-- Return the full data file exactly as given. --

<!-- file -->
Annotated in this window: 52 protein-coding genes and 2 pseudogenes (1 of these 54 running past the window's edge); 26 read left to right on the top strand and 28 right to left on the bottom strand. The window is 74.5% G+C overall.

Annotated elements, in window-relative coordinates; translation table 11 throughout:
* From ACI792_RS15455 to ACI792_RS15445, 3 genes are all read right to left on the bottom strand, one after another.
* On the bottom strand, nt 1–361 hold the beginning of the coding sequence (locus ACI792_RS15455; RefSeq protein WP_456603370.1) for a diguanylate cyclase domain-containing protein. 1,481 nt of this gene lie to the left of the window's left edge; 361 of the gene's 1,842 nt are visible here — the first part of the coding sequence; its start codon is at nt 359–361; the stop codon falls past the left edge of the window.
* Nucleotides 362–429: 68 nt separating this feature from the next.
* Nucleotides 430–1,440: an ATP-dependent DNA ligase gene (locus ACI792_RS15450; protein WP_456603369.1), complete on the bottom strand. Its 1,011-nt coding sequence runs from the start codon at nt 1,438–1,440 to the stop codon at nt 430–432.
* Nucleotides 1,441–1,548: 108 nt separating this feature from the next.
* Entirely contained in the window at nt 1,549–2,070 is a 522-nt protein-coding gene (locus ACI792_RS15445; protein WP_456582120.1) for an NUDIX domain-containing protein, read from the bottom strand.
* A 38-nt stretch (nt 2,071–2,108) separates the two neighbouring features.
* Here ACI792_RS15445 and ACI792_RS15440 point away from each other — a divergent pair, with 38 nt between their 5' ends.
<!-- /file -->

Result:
Annotated in this window: 52 protein-coding genes and 2 pseudogenes (1 of these 54 running past the window's edge); 26 read left to right on the top strand and 28 right to left on the bottom strand. The window is 74.5% G+C overall.

Annotated elements, in window-relative coordinates; translation table 11 throughout:
* From ACI792_RS15455 to ACI792_RS15445, 3 genes are all read right to left on the bottom strand, one after another.
* On the bottom strand, nt 1–361 hold the beginning of the coding sequence (locus ACI792_RS15455; RefSeq protein WP_456603370.1) for a diguanylate cyclase domain-containing protein. 1,481 nt of this gene lie to the left of the window's left edge; 361 of the gene's 1,842 nt are visible here — the first part of the coding sequence; its start codon is at nt 359–361; the stop codon falls past the left edge of the window.
* Nucleotides 362–429: 68 nt separating this feature from the next.
* Nucleotides 430–1,440: an ATP-dependent DNA ligase gene (locus ACI792_RS15450; protein WP_456603369.1), complete on the bottom strand. Its 1,011-nt coding sequence runs from the start codon at nt 1,438–1,440 to the stop codon at nt 430–432.
* Nucleotides 1,441–1,548: 108 nt separating this feature from the next.
* Entirely contained in the window at nt 1,549–2,070 is a 522-nt protein-coding gene (locus ACI792_RS15445; protein WP_456582120.1) for an NUDIX domain-containing protein, read from the bottom strand.
* A 38-nt stretch (nt 2,071–2,108) separates the two neighbouring features.
* Here ACI792_RS15445 and ACI792_RS15440 point away from each other — a divergent pair, with 38 nt between their 5' ends.